# Frequency Response of Ideal and Real Type III Compensator

I'm trying to develop a Buck Converter with a Voltage-Mode Control, using a Type III Compensator, just like the one below.

So I calculated its transfer function, and then with the correct values of poles and zeros I calculated the values of the passive components, to get the expected frequency response. My problem is: When I simulate the circuit in LTspice using an ideal and real (OP27 by Analog Devices) Op. Amp., this is the magnitude response that I get.

I'm not understanding why the gain at low frequencies is dropping so much. Why is the real circuit not behaving like the ideal one?

Vout1 is the output of ideal of the ideal one and Vout3 is the output of the real one. In the first image, Vout' is actually the input of the compensator and $$\V_c\$$ its output. So in the graph, it should be vc1 and vc3, but I think now it became clear.

Here are the schematics:

• Nobody understand except you what Vout3 or Vout1 is. Also, you should show your LTSpice schematics for ideal and actual op-amps. Please try and be as clear as you can. Feb 27, 2022 at 14:31
• Sorry about that, just made the correction :) The schematics is just equal to the image in the first picture. The only difference is that first I used a ideal opamp and then a real one. The question is not about the simulation, but actually about what's happening in the real circuit that is making it difference from the theory. Feb 27, 2022 at 14:39
• Show the LTSpice schematics you used please. I did ask for that earlier. It's irrelevant that you think they are not needed. Make sure all power supplies are visible and clear. Please show all the values of components. Feb 27, 2022 at 14:42
• I think it is always the same problem. People forget about the bias point which they should always check before considering SPICE results. I am quite sure the OP27 is railing up or down and that is the reason why you don't have the correct response. Please check my answer and implement the correct biasing circuit. Also, be aware that you are pushing crossover quite high and the OP27 own ac response will influence the Bode plot. Feb 27, 2022 at 15:40
• @LuizGustavoMartins The ideal opamp that you're using, U1, is just a VCCS plus a parallel RC underneath. It will work for mV, GV, anywhere, flawlessly. Try using UniverslOpamp[2,3a,3b] for better results. Those will be influenced by inappropriate biasing. Feb 28, 2022 at 16:38

I'm not understanding why the gain at low frequencies is dropping so much. Can anyone explain me why the real circuit is not behaving like the ideal one? Thanks a lot in advance.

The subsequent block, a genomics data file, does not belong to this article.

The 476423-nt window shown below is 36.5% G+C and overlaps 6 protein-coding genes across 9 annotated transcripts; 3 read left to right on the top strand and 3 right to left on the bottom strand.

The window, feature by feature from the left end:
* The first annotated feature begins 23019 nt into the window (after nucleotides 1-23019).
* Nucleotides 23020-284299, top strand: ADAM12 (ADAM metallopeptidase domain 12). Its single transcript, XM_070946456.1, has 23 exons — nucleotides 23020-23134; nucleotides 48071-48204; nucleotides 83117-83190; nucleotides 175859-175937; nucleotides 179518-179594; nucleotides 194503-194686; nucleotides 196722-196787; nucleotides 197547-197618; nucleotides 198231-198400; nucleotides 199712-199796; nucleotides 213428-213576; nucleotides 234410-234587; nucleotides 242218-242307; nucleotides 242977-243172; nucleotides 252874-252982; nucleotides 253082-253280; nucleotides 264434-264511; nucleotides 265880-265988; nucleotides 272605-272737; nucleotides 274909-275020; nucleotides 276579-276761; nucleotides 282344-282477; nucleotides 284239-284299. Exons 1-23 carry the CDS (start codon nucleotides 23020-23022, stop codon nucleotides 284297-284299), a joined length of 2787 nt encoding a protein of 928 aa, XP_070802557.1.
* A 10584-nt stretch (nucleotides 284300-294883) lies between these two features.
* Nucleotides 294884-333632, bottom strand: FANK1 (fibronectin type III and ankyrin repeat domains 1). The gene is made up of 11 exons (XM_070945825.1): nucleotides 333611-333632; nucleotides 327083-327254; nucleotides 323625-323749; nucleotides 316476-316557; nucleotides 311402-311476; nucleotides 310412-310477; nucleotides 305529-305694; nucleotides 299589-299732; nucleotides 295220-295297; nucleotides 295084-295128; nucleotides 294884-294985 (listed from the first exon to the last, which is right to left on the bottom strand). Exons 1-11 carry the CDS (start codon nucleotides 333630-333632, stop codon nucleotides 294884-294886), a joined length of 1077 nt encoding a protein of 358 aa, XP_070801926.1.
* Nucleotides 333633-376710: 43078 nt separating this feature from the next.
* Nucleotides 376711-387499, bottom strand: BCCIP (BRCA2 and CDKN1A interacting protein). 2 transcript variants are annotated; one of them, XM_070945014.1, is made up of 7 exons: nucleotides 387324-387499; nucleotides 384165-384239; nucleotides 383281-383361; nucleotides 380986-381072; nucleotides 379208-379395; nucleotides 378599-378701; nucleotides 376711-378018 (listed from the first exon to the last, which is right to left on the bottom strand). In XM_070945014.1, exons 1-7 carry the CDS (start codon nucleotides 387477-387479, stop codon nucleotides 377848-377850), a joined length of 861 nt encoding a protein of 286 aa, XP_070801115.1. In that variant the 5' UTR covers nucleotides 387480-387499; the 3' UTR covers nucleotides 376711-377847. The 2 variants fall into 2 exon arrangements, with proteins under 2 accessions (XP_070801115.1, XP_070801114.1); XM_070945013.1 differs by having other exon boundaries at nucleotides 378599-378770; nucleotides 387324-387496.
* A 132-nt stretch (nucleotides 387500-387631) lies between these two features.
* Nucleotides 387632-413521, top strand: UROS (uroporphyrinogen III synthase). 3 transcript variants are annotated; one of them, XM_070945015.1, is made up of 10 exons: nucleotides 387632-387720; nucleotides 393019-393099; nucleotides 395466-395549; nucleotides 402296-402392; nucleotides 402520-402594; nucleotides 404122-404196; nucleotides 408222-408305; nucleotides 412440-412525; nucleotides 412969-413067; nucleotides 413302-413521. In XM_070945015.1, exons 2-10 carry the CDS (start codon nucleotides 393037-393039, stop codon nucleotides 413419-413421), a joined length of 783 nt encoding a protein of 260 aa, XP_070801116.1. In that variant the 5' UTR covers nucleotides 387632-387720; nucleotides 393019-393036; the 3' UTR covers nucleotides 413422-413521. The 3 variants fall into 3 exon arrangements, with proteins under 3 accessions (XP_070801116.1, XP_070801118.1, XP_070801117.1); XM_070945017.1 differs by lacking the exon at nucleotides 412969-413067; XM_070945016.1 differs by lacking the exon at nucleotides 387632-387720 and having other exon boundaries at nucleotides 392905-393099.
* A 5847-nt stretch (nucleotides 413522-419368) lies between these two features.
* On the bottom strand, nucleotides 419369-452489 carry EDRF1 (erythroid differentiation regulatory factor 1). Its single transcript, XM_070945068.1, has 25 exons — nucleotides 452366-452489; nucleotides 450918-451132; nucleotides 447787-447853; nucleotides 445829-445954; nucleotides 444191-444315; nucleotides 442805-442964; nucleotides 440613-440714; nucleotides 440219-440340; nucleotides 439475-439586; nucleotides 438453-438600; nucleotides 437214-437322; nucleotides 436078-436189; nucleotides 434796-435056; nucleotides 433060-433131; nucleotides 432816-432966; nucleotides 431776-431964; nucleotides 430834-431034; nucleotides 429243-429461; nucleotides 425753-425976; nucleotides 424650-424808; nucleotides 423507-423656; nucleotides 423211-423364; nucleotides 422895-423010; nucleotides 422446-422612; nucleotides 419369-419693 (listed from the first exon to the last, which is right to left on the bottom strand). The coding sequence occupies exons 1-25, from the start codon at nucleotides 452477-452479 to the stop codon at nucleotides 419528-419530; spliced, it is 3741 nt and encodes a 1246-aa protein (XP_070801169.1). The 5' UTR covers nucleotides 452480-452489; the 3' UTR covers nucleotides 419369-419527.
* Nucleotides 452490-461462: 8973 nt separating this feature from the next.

The OP-27 is not noted for it's low supply operation. You have set it to run with +/- 3 volts but the minimum recommended by TI is +/- 4 volts: -

I'm not saying that there aren't other problems; this one is clearly a problem and quite possibly, the simulation model is also getting affected at low supply rails.

Consider this at a slightly deeper level: -

You already have a +1 volt offset on VREF so you are at the limit of the input voltage range with a low supply voltage. Then, if you check the output drive capability, the data sheet states it can deliver maybe +/- 12 volts when powered with 15 volt rails. If you extend that down to a supply of +/- 3 volts, the op-amp output is stuck at 0 volts with no ability to raise or lower from that point.

When looking at op-amp-based compensators or any active filters especially those featuring a pole at the origin, I recommend setting the circuit using an auto-bias network. This additional circuit will force the op-amp output to be within its operating rails, e.g. a few volts where it is linear. Otherwise, without the exact input bias tweaked with a few tens of µV precision, the high open-loop gain will make the op-amp to rail up or down and mess up the ac response.

The below circuit runs on the free SIMPLIS demo version and implements an automated type 3 compensator. Enter the crossover frequency you want in the right-side window and components will be calculated to provide the expected phase boost based on k factor:

The voltage-controlled voltage source E1 provides the exact bias to the type 3 compensator so its output remains within the rails and does not saturate. As you can see below, the auto-bias delivers 12 V to maintain op-amp U2's output at 2.6 V or so and the ac response is what is expected with a wanted 10-dB gain at 10 kHz.

Always look at the bias point in a simulator and check it is meaningful. The compensator example can be downloaded from my website here and works with Elements, the free demo version.